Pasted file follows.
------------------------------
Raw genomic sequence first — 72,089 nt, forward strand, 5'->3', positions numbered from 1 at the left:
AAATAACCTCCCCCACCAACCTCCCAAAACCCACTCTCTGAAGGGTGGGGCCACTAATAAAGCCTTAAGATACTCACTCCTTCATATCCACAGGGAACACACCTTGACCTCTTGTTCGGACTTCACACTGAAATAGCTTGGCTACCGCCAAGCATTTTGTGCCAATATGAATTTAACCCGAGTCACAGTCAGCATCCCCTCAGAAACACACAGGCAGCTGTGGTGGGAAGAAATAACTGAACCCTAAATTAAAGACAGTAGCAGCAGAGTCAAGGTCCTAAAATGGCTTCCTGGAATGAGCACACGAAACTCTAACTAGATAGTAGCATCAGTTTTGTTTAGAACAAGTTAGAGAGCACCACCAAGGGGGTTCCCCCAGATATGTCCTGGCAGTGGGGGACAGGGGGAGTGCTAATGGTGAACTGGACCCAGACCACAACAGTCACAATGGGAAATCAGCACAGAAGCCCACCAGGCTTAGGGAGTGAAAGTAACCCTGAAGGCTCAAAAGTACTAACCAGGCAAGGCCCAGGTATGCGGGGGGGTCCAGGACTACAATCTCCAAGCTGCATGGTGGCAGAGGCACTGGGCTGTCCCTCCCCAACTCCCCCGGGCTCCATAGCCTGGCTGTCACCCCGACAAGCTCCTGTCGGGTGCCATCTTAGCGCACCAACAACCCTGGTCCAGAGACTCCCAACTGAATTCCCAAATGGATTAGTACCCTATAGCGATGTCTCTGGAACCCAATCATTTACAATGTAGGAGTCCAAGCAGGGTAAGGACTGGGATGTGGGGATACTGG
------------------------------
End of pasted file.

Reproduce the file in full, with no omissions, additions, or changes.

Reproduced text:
Raw genomic sequence first — 72,089 nt, forward strand, 5'->3', positions numbered from 1 at the left:
AAATAACCTCCCCCACCAACCTCCCAAAACCCACTCTCTGAAGGGTGGGGCCACTAATAAAGCCTTAAGATACTCACTCCTTCATATCCACAGGGAACACACCTTGACCTCTTGTTCGGACTTCACACTGAAATAGCTTGGCTACCGCCAAGCATTTTGTGCCAATATGAATTTAACCCGAGTCACAGTCAGCATCCCCTCAGAAACACACAGGCAGCTGTGGTGGGAAGAAATAACTGAACCCTAAATTAAAGACAGTAGCAGCAGAGTCAAGGTCCTAAAATGGCTTCCTGGAATGAGCACACGAAACTCTAACTAGATAGTAGCATCAGTTTTGTTTAGAACAAGTTAGAGAGCACCACCAAGGGGGTTCCCCCAGATATGTCCTGGCAGTGGGGGACAGGGGGAGTGCTAATGGTGAACTGGACCCAGACCACAACAGTCACAATGGGAAATCAGCACAGAAGCCCACCAGGCTTAGGGAGTGAAAGTAACCCTGAAGGCTCAAAAGTACTAACCAGGCAAGGCCCAGGTATGCGGGGGGGTCCAGGACTACAATCTCCAAGCTGCATGGTGGCAGAGGCACTGGGCTGTCCCTCCCCAACTCCCCCGGGCTCCATAGCCTGGCTGTCACCCCGACAAGCTCCTGTCGGGTGCCATCTTAGCGCACCAACAACCCTGGTCCAGAGACTCCCAACTGAATTCCCAAATGGATTAGTACCCTATAGCGATGTCTCTGGAACCCAATCATTTACAATGTAGGAGTCCAAGCAGGGTAAGGACTGGGATGTGGGGATACTGG